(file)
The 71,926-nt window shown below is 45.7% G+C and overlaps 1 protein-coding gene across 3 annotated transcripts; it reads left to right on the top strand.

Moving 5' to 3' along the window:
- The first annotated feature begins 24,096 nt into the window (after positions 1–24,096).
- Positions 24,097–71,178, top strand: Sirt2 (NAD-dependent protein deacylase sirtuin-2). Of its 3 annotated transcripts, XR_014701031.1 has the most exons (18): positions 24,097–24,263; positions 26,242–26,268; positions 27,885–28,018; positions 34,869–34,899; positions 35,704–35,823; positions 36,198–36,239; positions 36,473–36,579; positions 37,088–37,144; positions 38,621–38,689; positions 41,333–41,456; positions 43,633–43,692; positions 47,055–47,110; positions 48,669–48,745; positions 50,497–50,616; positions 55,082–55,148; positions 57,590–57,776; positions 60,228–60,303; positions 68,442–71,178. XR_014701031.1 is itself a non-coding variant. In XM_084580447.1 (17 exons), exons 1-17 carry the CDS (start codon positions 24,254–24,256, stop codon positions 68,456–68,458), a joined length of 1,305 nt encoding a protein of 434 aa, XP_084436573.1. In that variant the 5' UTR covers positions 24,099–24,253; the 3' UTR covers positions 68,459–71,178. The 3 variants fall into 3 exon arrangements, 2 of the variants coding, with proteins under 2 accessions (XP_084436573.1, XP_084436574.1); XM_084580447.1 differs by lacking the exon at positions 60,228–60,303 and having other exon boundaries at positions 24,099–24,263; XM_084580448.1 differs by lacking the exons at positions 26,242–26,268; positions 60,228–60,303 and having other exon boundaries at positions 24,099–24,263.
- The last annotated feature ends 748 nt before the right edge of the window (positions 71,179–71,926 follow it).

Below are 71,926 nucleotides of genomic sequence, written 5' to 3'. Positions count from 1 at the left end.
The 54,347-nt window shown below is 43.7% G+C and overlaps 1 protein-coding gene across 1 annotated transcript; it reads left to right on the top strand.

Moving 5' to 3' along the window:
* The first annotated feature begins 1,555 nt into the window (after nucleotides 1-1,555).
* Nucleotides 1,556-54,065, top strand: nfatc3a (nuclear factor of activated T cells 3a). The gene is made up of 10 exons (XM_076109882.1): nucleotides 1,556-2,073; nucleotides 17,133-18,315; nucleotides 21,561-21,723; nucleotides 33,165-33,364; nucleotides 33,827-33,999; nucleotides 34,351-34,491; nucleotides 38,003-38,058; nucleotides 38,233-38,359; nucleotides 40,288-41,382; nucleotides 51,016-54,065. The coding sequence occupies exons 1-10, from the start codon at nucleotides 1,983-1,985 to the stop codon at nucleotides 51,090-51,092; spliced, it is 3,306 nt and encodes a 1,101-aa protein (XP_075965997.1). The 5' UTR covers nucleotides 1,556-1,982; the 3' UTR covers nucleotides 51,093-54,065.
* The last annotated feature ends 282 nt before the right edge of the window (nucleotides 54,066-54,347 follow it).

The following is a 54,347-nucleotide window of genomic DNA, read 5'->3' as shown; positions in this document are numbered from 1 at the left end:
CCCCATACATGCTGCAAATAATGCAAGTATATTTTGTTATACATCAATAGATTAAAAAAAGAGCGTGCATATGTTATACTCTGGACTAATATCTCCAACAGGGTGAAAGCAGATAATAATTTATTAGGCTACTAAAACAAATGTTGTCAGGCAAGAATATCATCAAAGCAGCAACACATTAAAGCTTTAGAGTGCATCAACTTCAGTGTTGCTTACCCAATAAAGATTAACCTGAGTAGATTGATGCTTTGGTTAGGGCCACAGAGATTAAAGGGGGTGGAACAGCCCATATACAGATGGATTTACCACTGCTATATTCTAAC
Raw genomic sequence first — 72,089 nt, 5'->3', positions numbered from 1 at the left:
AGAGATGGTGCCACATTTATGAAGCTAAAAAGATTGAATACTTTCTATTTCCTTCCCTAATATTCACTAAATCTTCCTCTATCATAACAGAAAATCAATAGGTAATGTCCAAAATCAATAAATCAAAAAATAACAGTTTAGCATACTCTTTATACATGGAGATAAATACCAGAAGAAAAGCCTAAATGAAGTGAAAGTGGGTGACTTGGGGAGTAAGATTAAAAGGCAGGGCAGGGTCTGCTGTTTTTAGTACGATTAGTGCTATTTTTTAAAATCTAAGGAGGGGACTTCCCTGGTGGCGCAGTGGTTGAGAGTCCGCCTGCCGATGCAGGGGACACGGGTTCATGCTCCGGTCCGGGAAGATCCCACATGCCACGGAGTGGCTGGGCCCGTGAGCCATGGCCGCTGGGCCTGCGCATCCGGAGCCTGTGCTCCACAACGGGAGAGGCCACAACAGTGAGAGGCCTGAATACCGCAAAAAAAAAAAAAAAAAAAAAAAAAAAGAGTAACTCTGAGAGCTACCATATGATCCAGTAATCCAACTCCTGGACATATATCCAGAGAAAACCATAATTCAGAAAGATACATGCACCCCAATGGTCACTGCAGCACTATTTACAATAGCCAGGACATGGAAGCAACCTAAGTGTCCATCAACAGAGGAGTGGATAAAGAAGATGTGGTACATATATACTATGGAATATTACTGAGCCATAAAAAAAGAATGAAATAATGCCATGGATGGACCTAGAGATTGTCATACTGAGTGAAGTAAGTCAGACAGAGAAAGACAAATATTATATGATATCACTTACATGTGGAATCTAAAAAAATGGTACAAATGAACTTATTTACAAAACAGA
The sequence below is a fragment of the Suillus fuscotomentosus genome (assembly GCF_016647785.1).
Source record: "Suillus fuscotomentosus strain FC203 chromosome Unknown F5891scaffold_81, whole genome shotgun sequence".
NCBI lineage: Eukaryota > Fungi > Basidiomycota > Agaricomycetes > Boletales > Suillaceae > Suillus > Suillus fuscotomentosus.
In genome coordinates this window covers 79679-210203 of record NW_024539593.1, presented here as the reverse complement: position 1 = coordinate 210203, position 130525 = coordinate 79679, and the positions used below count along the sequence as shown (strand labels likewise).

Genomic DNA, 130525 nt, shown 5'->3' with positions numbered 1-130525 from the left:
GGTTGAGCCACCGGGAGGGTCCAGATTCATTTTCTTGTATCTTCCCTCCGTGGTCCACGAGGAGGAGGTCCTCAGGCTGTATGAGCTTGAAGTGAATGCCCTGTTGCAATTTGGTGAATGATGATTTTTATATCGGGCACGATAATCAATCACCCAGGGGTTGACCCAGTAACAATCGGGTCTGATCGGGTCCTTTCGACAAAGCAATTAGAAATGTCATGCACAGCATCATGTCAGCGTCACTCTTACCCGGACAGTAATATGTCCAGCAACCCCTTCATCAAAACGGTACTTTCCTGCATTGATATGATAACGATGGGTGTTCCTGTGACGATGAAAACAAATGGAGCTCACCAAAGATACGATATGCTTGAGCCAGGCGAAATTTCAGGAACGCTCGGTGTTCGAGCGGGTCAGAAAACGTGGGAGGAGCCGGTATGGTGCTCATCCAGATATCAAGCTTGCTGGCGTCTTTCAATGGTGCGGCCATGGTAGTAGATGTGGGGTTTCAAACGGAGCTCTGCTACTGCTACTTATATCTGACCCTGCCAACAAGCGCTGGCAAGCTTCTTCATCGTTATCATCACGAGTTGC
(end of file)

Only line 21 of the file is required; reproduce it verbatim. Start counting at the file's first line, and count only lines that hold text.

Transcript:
GGTTGAGCCACCGGGAGGGTCCAGATTCATTTTCTTGTATCTTCCCTCCGTGGTCCACGAGGAGGAGGTCCTCAGGCTGTATGAGCTTGAAGTGAATGCCCTGTTGCAATTTGGTGAATGATGATTTTTATATCGGGCACGATAATCAATCACCCAGGGGTTGACCCAGTAACAATCGGGTCTGATCGGGTCCTTTCGACAAAGCAATTAGAAATGTCATGCACAGCATCATGTCAGCGTCACTCTTACCCGGACAGTAATATGTCCAGCAACCCCTTCATCAAAACGGTACTTTCCTGCATTGATATGATAACGATGGGTGTTCCTGTGACGATGAAAACAAATGGAGCTCACCAAAGATACGATATGCTTGAGCCAGGCGAAATTTCAGGAACGCTCGGTGTTCGAGCGGGTCAGAAAACGTGGGAGGAGCCGGTATGGTGCTCATCCAGATATCAAGCTTGCTGGCGTCTTTCAATGGTGCGGCCATGGTAGTAGATGTGGGGTTTCAAACGGAGCTCTGCTACTGCTACTTATATCTGACCCTGCCAACAAGCGCTGGCAAGCTTCTTCATCGTTATCATCACGAGTTGC